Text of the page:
Okay, so things would not be “organized” so much, or even “realistic” if Mr. Fieri were president, but that’s all beside the point; he’s not asking to be president, just mayor of Flavortown. Sure, there are people who’ve spent years mastering what can only be considered the perfect culinary pallet, only to have Guy frat-boy all over it, and I’m sure they have a point. Does Guy have a right to go about America and judge mom-and-pop shops, always giving them an overwhelmingly positive review? I think so, and this brings me to where I disagree with Anthony Bourdain: he is (that is, Anthony) also paid to go around to different places and eat food. Obviously Mr. Bourdain handles this with a bit more class, traveling to places around the globe, trying things many Americans have near heard of, and documenting all of this in a pseudo-Thompson/ Bukowski-esque manner, but the concept is the same. Whether Anthony likes it or not—and he must really hate it—him and Guy share the same job, just with a different fan base. Or in my case, the same fan base. I think both shows are equally entertaining to watch, and have recently taken to pointing out how hilariously similar the two shows are—if just in my own head. Guy will be presented with an otherwise awkward situation, where he’ll have to think of some not-so-clever joke to accompany either a chef who doesn’t want to play by the rules, or a judge who seriously hates a dish that a contestant has to present. Bourdain will (thirty minutes later) be presented with a dish that no living person could enjoy, yet he will chase his terrible food with some local-inhabitant liquor. Here entails the true difference between Fieri and Bourdain: one can drink and the other cannot. On their show, that is .
One other problem I take with Guy, however, is that he claims to be such a “car nut,” but has claimed that his longest drive ever was between some Northern California town and some Oregon town, totaling three hours and nineteen minutes, the long way. This is a type of drive that I have taken completely at random at several points in my life; it is hardly a long drive and for a self-proclaimed “car nut,” should be nothing short of a pit stop.
Overall, though, I think there is something to be learned from Guy. Over and over, the whole claim-to-fame is that he is just a regular dude who happened to win a cooking challenge. You can genuinely see that, though. Guy makes jokes that only the only out of touch camp counselors at IDRAHAJE (does that even still exist?) would make. He is fun for the whole family, in the sort of way that half of the family is making fun, and the other half is having fun. He is all too much himself, however off putting that may be. Guy is almost something mysterious and avant-garde—is he really the willing mayor to “Flavortown,” or is he something more ? The private details of Mr. Fieri’s life are (understandably) mostly under wraps. All that I can say though, is that Guy is either a mad man or a genius. It is genius to be a food enthusiast who has his own hobbies and goals, and makes money primarily by eating good food in front of TV cameras. It is absolutely insane, however, to believe for one second that I will buy into the lifestyle of eating food to make a living. It is this mystery about Guy that keeps me watching and keeps me guessing—is he a real-life badass, or just another burn-out. The evidence seems to go either way and I think only time will tell; as with anything else. A view on Guy probably just comes down to a difference of opinions. I like to hold on to the one that Guy is somewhat of a pseudo-punk outsider—doing his own thing to make money for his family, but in reality knows better.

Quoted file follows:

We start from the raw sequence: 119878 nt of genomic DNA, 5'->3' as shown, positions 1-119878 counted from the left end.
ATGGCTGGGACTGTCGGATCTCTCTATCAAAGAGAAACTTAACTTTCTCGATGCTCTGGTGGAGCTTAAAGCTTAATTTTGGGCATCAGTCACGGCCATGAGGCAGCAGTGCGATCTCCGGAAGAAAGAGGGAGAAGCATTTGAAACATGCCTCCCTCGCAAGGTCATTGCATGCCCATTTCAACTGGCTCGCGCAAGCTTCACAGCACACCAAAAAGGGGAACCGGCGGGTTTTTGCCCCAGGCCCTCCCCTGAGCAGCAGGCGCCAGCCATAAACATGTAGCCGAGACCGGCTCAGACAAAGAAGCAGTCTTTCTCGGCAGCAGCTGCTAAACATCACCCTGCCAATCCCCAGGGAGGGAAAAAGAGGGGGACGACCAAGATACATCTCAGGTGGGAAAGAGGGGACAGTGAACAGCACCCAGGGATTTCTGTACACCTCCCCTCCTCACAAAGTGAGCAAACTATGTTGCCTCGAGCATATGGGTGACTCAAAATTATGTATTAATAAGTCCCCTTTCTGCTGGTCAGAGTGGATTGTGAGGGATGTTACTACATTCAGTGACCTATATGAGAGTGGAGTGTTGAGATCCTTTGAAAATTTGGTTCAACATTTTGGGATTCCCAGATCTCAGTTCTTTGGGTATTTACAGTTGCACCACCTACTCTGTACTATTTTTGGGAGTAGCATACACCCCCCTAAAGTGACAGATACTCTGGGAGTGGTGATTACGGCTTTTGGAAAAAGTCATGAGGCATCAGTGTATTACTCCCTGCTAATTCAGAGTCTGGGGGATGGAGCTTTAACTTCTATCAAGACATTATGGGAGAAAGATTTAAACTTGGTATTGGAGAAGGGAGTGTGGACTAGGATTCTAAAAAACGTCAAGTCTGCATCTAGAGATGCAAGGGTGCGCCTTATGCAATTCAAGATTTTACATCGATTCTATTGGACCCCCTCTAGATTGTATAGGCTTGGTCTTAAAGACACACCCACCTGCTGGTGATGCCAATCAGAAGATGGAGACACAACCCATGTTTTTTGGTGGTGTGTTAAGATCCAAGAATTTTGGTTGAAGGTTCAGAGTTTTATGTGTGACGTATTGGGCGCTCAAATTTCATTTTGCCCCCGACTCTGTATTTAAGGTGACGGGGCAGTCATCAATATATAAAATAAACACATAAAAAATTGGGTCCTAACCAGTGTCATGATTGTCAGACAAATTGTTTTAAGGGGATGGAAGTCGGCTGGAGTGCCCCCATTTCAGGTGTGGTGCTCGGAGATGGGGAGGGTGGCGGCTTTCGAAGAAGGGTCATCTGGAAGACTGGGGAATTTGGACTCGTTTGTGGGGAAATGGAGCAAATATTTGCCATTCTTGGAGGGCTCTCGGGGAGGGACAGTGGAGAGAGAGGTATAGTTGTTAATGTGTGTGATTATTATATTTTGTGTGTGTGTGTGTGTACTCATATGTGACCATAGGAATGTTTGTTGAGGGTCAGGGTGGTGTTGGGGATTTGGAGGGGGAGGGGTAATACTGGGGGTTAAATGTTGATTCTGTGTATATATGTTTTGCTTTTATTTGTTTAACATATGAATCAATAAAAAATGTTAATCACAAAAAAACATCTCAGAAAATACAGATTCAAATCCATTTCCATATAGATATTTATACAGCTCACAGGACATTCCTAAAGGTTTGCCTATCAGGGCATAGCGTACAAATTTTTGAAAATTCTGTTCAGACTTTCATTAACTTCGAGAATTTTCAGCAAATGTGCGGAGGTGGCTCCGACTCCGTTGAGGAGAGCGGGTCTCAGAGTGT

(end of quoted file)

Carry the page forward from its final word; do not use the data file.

But these things can always go either way.
: Most of this is all general knowledge about Fieri that can be found on any number of Top Ten lists about the chef.
: Art Smith’s wedding took place in 2015 and was part of a multi-wedding celebration to honor the American overturning of the ban on gay marriage.
: I use the word “legitimate” because Bourdain is not the only person to have railed against Guy. Fieri seems to be an almost constant target of battering from reality chefs, to real chefs alike. This sort of makes sense, when a Food Network star has never complained about food outright, I suppose.
: Meaning, famous people who somehow seem to fit, at least loosely, into the “punk” category. There is no one quite like Guy, let’s be honest.
: Ex. Gene Simmons, Kid Rock, and Rosie O’ Donell (though his personal favorites are obviously the retired football players and coaches).
: Come to think of it, I have never seen Guy wear a long-sleeve, either. He constantly visits low-cost cities in their cheapest months, but never seems to be physically cold, somehow. What a champ.
: Yes, if someone is in your bedroom (on TV or otherwise) for several hours a week, they are a part of your life.
: There has been a rumor that Guy’s tour bus is completely stocked with nothing to drink but PBR.
: Let’s keep in mind that Rowan Atkinson—Mr. Bean—is a biochemist.